Though they're often marketed as a cure-all for everything from insomnia to anxiety, weighted blankets can actually cause suffocation, skin irritation, and overheating if you don’t get the one with the right size and weight based on your needs. If you're considering buying a weighted blanket, make sure you talk to your doctor first to see if it's right for you.
There are very minimal risks when using a weighted blanket. For one, small children should not use weighted blankets as they can be a hazard.
Additionally, using a weighted blanket can pose a risk for people with asthma, sleep apnea and claustrophobia. If you are using a weighted blanket and experience any difficulty breathing, immediately remove the blanket and seek medical attention.
People with epilepsy should also avoid using weighted blankets as they can increase the risk of seizures.
Frequently Asked Questions
How is it possible for a weighted blanket to be so heavy?
A weighted blanket is usually filled with glass beads, plastic pellets, glass pearls or polymer beads. Some premium ones include natural crystals. These materials add weight to the blanket, which in turn provides pressure and sensory input to the user.
To ensure the weight is distributed evenly, the blanket is stitched in a special pattern. Also, at Sunday Citizen, the cover employs fastening mechanisms like zippers and buttons. Thus, the weighted insert doesn't move around when you do. That's why all our weighted blankets are recommended by medical professionals from different medical associations.
What if my weight falls between two weight recommendations?
Say your weight is 145 pounds, which falls between two standard weights. What size would you fall under? It is recommended that you round up the number to the nearest tens because your body may prefer the additional weight. So in this case, you would best opt for the 15-pound option (the heavier blanket).
However, this is the time to use your best judgment and decide based on your personal preferences. Note that the recommended weighted blanket weight chart is not set in stone while you're looking for the best weighted blankets to buy. These are just general guidelines to ensure you're in the right ballpark.
Can a weighted blanket be too heavy?
Yes, it can be if you buy a weighted blanket without adhering to the general rule of thumb. The heaviest weighted blanket available on the market today weighs 35 pounds, which can be too heavy, causing your movement to be restricted and trouble falling asleep.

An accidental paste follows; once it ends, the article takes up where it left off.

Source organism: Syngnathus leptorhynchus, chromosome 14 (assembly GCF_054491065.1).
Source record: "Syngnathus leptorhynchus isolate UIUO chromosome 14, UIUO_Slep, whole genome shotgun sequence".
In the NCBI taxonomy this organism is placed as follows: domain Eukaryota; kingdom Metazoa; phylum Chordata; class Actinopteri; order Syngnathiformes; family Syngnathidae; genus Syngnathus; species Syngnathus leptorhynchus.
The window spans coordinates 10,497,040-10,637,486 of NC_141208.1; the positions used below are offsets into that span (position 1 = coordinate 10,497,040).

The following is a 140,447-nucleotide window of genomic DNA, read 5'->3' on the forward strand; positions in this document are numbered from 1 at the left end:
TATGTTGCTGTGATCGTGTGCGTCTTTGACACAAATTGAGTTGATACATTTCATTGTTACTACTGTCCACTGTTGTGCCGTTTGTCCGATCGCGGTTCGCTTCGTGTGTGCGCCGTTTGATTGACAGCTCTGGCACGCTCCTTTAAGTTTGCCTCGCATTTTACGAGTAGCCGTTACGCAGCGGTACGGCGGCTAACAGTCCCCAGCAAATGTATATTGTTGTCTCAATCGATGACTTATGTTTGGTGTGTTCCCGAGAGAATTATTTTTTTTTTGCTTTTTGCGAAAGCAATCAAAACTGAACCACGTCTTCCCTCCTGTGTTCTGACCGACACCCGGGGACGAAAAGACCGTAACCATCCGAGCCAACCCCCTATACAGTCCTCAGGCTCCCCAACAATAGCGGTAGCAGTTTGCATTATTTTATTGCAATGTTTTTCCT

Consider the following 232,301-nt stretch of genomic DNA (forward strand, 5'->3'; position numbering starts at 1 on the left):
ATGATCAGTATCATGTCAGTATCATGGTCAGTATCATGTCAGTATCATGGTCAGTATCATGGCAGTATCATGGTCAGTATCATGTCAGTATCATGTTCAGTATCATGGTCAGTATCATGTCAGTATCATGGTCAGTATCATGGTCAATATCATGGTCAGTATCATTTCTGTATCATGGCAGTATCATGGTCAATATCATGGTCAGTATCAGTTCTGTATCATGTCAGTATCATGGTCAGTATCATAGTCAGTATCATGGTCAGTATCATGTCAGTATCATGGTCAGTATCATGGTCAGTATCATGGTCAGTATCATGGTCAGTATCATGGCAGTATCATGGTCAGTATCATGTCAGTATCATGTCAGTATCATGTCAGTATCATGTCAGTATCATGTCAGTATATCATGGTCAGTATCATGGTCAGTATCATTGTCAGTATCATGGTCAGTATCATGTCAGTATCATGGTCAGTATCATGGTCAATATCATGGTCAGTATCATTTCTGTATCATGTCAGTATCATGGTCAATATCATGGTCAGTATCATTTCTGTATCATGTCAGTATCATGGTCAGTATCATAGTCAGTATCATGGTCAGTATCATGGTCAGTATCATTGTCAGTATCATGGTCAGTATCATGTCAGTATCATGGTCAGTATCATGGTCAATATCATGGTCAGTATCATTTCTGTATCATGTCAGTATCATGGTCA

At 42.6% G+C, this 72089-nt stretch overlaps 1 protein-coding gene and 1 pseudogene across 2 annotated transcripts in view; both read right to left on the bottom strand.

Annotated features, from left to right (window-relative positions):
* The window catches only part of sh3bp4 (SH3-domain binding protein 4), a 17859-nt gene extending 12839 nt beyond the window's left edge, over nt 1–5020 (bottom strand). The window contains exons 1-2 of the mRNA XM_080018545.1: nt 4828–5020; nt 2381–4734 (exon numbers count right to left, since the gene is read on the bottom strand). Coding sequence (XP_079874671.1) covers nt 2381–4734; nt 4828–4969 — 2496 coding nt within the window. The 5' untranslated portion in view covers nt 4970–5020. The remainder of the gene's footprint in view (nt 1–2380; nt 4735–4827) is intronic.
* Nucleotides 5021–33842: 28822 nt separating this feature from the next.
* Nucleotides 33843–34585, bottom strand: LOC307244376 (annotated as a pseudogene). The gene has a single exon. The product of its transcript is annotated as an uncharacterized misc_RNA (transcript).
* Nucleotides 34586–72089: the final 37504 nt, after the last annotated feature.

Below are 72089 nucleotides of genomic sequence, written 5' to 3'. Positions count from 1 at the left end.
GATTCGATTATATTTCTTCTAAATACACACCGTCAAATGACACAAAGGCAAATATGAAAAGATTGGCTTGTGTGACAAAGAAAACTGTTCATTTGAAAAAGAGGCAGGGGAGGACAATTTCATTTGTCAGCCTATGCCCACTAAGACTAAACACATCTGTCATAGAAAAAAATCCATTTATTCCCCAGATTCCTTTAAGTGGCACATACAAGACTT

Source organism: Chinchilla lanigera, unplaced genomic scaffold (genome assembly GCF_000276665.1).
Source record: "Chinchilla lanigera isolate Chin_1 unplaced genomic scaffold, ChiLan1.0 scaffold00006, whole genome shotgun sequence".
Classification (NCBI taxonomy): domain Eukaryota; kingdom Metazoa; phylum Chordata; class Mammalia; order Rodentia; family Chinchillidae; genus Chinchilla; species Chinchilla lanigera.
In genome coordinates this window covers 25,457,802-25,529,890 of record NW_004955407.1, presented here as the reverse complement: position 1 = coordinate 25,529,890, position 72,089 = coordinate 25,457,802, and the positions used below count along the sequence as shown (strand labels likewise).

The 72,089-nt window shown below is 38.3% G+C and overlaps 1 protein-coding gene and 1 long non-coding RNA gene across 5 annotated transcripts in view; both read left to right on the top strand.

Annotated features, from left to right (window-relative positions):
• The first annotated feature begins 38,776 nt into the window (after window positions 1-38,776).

If instead of feeling hugged, you feel like you are being crushed, then your choice of a weighted blanket is too heavy for you. And it can pose some health risks.
Choosing a lighter blanket, in this case, will help you to fall asleep and stay asleep in this case.
Is my height a factor to consider when buying?
No, your height has no bearing when it comes to choosing a weighted blanket. Of course, you'd want your toes to be covered, so you may want to get the blanket size that is best suited for you.
How heavy should my weighted blanket be in kg?
Follow the chart that we've provided above. You simply need to convert pounds into kgs. 1 pound equals .454 kg. If it falls in between two standard values, you can go for the heavier ones.
So, if you weigh 130 lbs. a 5 kg weighted blanket should suffice your needs.
Is a 12-lb weighted blanket too heavy for a child?
Remember that the weight of the blanket should not exceed 10% of the child's entire body weight, just like older adults. You can go up to two pounds heavier or lighter, but not more than that to ensure it doesn't pose a safety risk. So, you can get blankets weighing 12 lbs if that meets the general rule.
Also, it's always a good idea to consult your family physician or an occupational therapist, or another medical professional while getting sleeping products for your child.
Is a 9 kg. weighted blanket too heavy?
A 9 kg. weighted blanket is on the heavier side. However, it can vary depending on a person's body weight. If the blanket's weight meets the general weight guidelines, then it's perfectly fine.
Some people find that a heavier weighted blanket provides more relief, while others find that a lighter weighted blanket is more comfortable. Ultimately, it is up to the individual to determine what weight is best for them.
A weighted blanket is perfect if you want increased relaxation, improved sleep, or symptom relief. Being cuddled is a relaxing feeling that can make you secure, so, take advantage of these weighted blankets because everyone deserves a good night's sleep.
There are many factors to consider when choosing the right weighted blanket, including weight, size, and fabric type. By considering these factors, you can be sure to find a weighted blanket that will help provide the optimum level of comfort and support.